Looking on now to the pouched stated, one will perceive an ominous dark mass of primarily dissimilar ribboned tobaccos. An overwhelming midnight blackness casts a heavy weighted shadow atop scant patches of yellow, red, and dark burnished brown strands of varying thickness and girth. Judging from appearances, rough estimate suggests that the recipe upholds at least 50%-60% Latakia, maybe 20% Virginia and the balance comprised by modest Cavendish. Chiefly, Railroad Station counters a pithy and sincere vestige that foretells of what should a forceful and full-flavored undertaking.

Furthermore, visual inspection reveals that the Virginian mixture encompasses portions of yellow, Red, and possibly a bit of stoved based upon observation. Overall, the quality of the varietals used show to be well selected and nicely processed altogether. Lifting a sample pinch, the texture feels somewhat dense and nearly coarse bestowing a nominal level of collective moisture from within.

As one would imagine the nose on the mixture presents not even the slightest degree of modesty. Just removing the pouch from the outer mailer, the penetrating odor of strong tobacco whirls with unrelenting immediacy. Sampling the olfactory registration, a fat, seedy, buttered note of campfire pungency smacks one’s senses. Underneath this grand affronting, a volume of earthy sharp tartness and hardened spicy wood looms over a distant herbaceous sub-current and muted sugar. There is no mistaking that Railroad Station intends to make good on its inherent vigor.

Packing my best Savinelli proved to be an easy undertaking as the smoke-ready tobaccos wanted to cooperate very accommodatingly. Given its wide and deep bowl, the Group 6 Bruyere 315EX generally serves as an optimum vessel for experiencing the full range of an English blends taste profile. Well to be honest it wasn’t until I diverted my trials over to a series of English-designated cobs that I can honestly say Railroad Station finally confirmed its true disposition. With that the flavor aptly opened up revealing the nuances of its standard character once and for all.

By natural course, the focus of the principal flavor keys upon the featured component of the Cyprian. Namely, the compelling taste profile largely comes down to Latakia, Latakia, and more Latakia, no gest. Dominating about 80% of the flavor, the Cyprian brings a hefty body of densely dark and musty charry earthen tones. Its essential spirit is amazingly leathery and excessively woody. Accenting attributes that comprise the strain’s basic flavor standards take the form of some peak sourness, bold funk/pungency, and a very smoky proclivity. There is also a minimal bit of sweet fruitiness and herbal spicing but overall, the Latakia, make no mistake, is insistent, weighty, and intense in magnitude.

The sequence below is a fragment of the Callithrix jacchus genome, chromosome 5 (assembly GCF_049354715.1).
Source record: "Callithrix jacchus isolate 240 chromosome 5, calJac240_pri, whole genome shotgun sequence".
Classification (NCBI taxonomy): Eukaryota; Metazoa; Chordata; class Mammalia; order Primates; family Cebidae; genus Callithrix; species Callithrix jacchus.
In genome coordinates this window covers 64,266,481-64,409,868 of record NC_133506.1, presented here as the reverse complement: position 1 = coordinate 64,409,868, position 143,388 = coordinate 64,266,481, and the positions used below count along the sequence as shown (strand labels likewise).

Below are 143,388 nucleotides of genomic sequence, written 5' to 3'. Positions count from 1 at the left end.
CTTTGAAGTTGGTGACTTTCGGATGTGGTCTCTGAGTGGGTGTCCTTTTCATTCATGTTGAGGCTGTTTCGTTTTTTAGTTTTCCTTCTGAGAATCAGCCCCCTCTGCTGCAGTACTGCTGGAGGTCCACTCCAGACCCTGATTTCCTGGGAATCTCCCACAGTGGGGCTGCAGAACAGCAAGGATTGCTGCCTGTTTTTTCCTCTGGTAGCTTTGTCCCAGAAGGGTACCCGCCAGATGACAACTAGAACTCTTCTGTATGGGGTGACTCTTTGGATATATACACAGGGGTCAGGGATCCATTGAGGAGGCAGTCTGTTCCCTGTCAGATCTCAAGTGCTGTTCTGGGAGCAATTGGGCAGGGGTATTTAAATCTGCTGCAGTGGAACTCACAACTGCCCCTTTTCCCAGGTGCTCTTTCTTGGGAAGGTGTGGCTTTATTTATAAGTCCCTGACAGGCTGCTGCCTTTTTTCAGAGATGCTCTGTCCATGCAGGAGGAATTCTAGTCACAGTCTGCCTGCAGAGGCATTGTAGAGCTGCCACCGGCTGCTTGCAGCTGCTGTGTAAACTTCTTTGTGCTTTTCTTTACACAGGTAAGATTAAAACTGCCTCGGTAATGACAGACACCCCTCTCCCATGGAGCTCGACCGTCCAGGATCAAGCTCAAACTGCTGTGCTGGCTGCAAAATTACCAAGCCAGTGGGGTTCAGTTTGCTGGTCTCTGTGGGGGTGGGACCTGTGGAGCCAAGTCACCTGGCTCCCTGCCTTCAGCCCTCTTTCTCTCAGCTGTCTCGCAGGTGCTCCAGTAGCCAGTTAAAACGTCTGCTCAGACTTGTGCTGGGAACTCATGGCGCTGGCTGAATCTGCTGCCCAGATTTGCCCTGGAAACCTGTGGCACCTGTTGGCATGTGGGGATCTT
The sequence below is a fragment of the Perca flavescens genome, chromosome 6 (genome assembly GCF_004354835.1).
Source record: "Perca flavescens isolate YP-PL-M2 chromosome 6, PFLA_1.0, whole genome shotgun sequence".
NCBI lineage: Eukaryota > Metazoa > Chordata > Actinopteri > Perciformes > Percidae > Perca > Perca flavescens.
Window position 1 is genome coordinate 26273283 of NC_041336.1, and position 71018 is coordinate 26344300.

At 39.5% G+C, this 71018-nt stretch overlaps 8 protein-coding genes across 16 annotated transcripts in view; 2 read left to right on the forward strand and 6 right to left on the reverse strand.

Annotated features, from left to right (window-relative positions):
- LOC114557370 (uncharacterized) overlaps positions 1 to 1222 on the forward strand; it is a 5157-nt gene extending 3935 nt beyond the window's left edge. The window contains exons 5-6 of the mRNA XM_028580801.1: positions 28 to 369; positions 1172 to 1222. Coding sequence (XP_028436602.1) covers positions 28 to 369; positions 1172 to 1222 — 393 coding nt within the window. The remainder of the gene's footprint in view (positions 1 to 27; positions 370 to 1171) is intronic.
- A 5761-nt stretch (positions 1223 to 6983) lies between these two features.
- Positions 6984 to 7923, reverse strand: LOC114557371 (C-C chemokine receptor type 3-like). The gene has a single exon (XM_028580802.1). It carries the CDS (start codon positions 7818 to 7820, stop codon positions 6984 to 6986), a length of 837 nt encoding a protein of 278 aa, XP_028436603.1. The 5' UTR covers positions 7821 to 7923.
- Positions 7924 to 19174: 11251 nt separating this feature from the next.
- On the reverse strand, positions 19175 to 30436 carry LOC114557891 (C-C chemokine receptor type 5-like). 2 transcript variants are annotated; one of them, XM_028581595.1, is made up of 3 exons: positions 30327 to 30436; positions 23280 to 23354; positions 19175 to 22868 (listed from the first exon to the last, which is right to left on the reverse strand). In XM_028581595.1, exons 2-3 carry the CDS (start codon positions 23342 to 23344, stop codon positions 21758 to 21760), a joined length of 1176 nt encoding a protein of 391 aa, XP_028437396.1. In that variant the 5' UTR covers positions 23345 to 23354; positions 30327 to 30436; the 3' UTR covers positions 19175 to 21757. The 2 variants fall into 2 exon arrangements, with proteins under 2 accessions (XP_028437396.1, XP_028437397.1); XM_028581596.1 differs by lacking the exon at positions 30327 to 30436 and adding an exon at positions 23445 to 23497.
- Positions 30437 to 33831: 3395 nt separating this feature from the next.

Residing in a much more meeker complimenting posture, the Virginia struggles in desperation to find a calling. Circulating in the lower background, being almost drowned by the massive frontage of Latakia, the assorted Virginian strains provide a modest remarking of tang, cultured sweetness, and fairly strong floral spice. There is a degree of maturity to its taste all the same. And although traces of grass attempt to shine through, like the Cyprian, the Virginia tends to step more on woodiness as the basis for its foot printing. Highlighting takes on distinct tea notes and some sugary caramel and mild sourness as well.

As to the Black Cavendish it functions mostly as a facilitator of the taste fusion or perhaps corralling some of the Cyprian boldness in forbearance. Even with exercising much effort, the strain is exceptionally hard to record. At times, however, a natural soiled woodiness and an inkling of smoky zest do surface bringing a hint of diluted sweetness most likely from some form of sugar-based casing.

Railroad Station demonstrated model performance with respect to certain critical mechanical properties. The blend burns exceptionally cool and even in a gradual tempo. The vapors produced are of impressive volume, creamy thick clouds of greyed masking. The resultant room note is ostensibly bold and potent. In practical terms, its character is no-holds-barred, bringing a strong heavy waft of pungent sourness and smoky herbal spicing. A thickening takes the form of dense charred wood and earthen stodgy must. Showing incredible tenacity for permanence, Railroad Station’s magnanimous room note is not for the weak stomached.